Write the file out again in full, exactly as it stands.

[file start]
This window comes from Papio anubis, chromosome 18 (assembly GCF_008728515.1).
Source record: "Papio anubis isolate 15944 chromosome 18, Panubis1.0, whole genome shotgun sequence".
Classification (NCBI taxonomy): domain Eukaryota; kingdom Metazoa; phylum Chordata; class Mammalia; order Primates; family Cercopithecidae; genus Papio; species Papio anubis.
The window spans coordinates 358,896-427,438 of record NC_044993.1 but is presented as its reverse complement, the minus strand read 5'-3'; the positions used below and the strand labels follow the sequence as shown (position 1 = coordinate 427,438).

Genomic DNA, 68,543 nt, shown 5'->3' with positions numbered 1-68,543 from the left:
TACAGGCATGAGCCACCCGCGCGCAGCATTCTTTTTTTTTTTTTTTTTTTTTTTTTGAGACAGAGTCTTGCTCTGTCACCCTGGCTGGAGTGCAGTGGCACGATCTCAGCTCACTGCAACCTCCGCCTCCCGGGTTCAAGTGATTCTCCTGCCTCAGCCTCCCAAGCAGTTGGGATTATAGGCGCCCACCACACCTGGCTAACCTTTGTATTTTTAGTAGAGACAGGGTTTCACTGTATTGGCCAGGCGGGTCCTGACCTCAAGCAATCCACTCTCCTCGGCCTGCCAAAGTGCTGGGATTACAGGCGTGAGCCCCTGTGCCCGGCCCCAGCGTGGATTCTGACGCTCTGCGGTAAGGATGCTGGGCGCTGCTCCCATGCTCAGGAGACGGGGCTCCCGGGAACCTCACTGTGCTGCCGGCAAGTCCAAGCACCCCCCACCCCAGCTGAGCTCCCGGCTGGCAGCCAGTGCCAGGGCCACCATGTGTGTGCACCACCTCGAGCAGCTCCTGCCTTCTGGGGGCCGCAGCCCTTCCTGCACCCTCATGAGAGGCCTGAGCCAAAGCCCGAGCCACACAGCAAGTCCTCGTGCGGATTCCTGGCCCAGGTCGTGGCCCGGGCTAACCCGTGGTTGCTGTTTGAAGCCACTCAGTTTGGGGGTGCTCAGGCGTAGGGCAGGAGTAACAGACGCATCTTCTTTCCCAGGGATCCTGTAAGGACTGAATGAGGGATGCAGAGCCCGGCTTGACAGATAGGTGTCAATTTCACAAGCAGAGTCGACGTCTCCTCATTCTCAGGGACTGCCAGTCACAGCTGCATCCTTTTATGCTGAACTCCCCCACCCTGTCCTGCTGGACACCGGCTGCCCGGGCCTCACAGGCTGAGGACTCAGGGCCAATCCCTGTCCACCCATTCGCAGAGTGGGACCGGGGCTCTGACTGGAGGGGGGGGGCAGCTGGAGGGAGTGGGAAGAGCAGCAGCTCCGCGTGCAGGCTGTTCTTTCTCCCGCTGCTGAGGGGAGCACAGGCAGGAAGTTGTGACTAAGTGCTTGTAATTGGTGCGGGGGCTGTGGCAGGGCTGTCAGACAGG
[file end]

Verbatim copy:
This window comes from Papio anubis, chromosome 18 (assembly GCF_008728515.1).
Source record: "Papio anubis isolate 15944 chromosome 18, Panubis1.0, whole genome shotgun sequence".
Classification (NCBI taxonomy): domain Eukaryota; kingdom Metazoa; phylum Chordata; class Mammalia; order Primates; family Cercopithecidae; genus Papio; species Papio anubis.
The window spans coordinates 358,896-427,438 of record NC_044993.1 but is presented as its reverse complement, the minus strand read 5'-3'; the positions used below and the strand labels follow the sequence as shown (position 1 = coordinate 427,438).

Genomic DNA, 68,543 nt, shown 5'->3' with positions numbered 1-68,543 from the left:
TACAGGCATGAGCCACCCGCGCGCAGCATTCTTTTTTTTTTTTTTTTTTTTTTTTTGAGACAGAGTCTTGCTCTGTCACCCTGGCTGGAGTGCAGTGGCACGATCTCAGCTCACTGCAACCTCCGCCTCCCGGGTTCAAGTGATTCTCCTGCCTCAGCCTCCCAAGCAGTTGGGATTATAGGCGCCCACCACACCTGGCTAACCTTTGTATTTTTAGTAGAGACAGGGTTTCACTGTATTGGCCAGGCGGGTCCTGACCTCAAGCAATCCACTCTCCTCGGCCTGCCAAAGTGCTGGGATTACAGGCGTGAGCCCCTGTGCCCGGCCCCAGCGTGGATTCTGACGCTCTGCGGTAAGGATGCTGGGCGCTGCTCCCATGCTCAGGAGACGGGGCTCCCGGGAACCTCACTGTGCTGCCGGCAAGTCCAAGCACCCCCCACCCCAGCTGAGCTCCCGGCTGGCAGCCAGTGCCAGGGCCACCATGTGTGTGCACCACCTCGAGCAGCTCCTGCCTTCTGGGGGCCGCAGCCCTTCCTGCACCCTCATGAGAGGCCTGAGCCAAAGCCCGAGCCACACAGCAAGTCCTCGTGCGGATTCCTGGCCCAGGTCGTGGCCCGGGCTAACCCGTGGTTGCTGTTTGAAGCCACTCAGTTTGGGGGTGCTCAGGCGTAGGGCAGGAGTAACAGACGCATCTTCTTTCCCAGGGATCCTGTAAGGACTGAATGAGGGATGCAGAGCCCGGCTTGACAGATAGGTGTCAATTTCACAAGCAGAGTCGACGTCTCCTCATTCTCAGGGACTGCCAGTCACAGCTGCATCCTTTTATGCTGAACTCCCCCACCCTGTCCTGCTGGACACCGGCTGCCCGGGCCTCACAGGCTGAGGACTCAGGGCCAATCCCTGTCCACCCATTCGCAGAGTGGGACCGGGGCTCTGACTGGAGGGGGGGGGCAGCTGGAGGGAGTGGGAAGAGCAGCAGCTCCGCGTGCAGGCTGTTCTTTCTCCCGCTGCTGAGGGGAGCACAGGCAGGAAGTTGTGACTAAGTGCTTGTAATTGGTGCGGGGGCTGTGGCAGGGCTGTCAGACAGG